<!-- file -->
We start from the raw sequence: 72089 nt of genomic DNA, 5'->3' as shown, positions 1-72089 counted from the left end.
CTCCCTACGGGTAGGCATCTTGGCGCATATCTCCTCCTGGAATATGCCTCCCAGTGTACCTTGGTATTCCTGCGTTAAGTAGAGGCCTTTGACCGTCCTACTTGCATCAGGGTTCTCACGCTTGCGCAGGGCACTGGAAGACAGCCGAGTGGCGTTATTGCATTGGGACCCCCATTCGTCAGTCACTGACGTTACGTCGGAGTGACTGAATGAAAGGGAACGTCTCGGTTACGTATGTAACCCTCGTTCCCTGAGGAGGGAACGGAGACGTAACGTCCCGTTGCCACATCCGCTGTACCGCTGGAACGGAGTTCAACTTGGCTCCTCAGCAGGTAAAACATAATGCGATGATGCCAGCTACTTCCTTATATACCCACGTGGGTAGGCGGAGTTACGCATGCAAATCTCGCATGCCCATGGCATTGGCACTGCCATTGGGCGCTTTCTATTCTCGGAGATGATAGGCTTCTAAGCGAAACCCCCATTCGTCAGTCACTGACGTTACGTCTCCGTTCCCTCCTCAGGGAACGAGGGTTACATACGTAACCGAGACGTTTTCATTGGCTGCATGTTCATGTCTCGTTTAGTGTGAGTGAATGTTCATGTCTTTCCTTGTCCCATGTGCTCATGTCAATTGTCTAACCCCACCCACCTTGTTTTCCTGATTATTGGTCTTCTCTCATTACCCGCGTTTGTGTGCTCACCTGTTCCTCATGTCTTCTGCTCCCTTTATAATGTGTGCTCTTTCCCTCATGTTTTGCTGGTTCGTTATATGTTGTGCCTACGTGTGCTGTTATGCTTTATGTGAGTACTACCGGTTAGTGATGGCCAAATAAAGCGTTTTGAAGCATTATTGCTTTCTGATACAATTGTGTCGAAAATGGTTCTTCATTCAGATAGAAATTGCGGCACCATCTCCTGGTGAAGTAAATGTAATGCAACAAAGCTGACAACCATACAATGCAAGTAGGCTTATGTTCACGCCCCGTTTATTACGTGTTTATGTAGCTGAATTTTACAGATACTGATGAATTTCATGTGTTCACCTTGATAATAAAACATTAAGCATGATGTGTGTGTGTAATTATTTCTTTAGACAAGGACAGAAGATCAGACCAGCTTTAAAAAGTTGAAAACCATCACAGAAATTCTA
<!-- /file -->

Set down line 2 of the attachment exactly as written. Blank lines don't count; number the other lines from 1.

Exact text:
CTCCCTACGGGTAGGCATCTTGGCGCATATCTCCTCCTGGAATATGCCTCCCAGTGTACCTTGGTATTCCTGCGTTAAGTAGAGGCCTTTGACCGTCCTACTTGCATCAGGGTTCTCACGCTTGCGCAGGGCACTGGAAGACAGCCGAGTGGCGTTATTGCATTGGGACCCCCATTCGTCAGTCACTGACGTTACGTCGGAGTGACTGAATGAAAGGGAACGTCTCGGTTACGTATGTAACCCTCGTTCCCTGAGGAGGGAACGGAGACGTAACGTCCCGTTGCCACATCCGCTGTACCGCTGGAACGGAGTTCAACTTGGCTCCTCAGCAGGTAAAACATAATGCGATGATGCCAGCTACTTCCTTATATACCCACGTGGGTAGGCGGAGTTACGCATGCAAATCTCGCATGCCCATGGCATTGGCACTGCCATTGGGCGCTTTCTATTCTCGGAGATGATAGGCTTCTAAGCGAAACCCCCATTCGTCAGTCACTGACGTTACGTCTCCGTTCCCTCCTCAGGGAACGAGGGTTACATACGTAACCGAGACGTTTTCATTGGCTGCATGTTCATGTCTCGTTTAGTGTGAGTGAATGTTCATGTCTTTCCTTGTCCCATGTGCTCATGTCAATTGTCTAACCCCACCCACCTTGTTTTCCTGATTATTGGTCTTCTCTCATTACCCGCGTTTGTGTGCTCACCTGTTCCTCATGTCTTCTGCTCCCTTTATAATGTGTGCTCTTTCCCTCATGTTTTGCTGGTTCGTTATATGTTGTGCCTACGTGTGCTGTTATGCTTTATGTGAGTACTACCGGTTAGTGATGGCCAAATAAAGCGTTTTGAAGCATTATTGCTTTCTGATACAATTGTGTCGAAAATGGTTCTTCATTCAGATAGAAATTGCGGCACCATCTCCTGGTGAAGTAAATGTAATGCAACAAAGCTGACAACCATACAATGCAAGTAGGCTTATGTTCACGCCCCGTTTATTACGTGTTTATGTAGCTGAATTTTACAGATACTGATGAATTTCATGTGTTCACCTTGATAATAAAACATTAAGCATGATGTGTGTGTGTAATTATTTCTTTAGACAAGGACAGAAGATCAGACCAGCTTTAAAAAGTTGAAAACCATCACAGAAATTCTA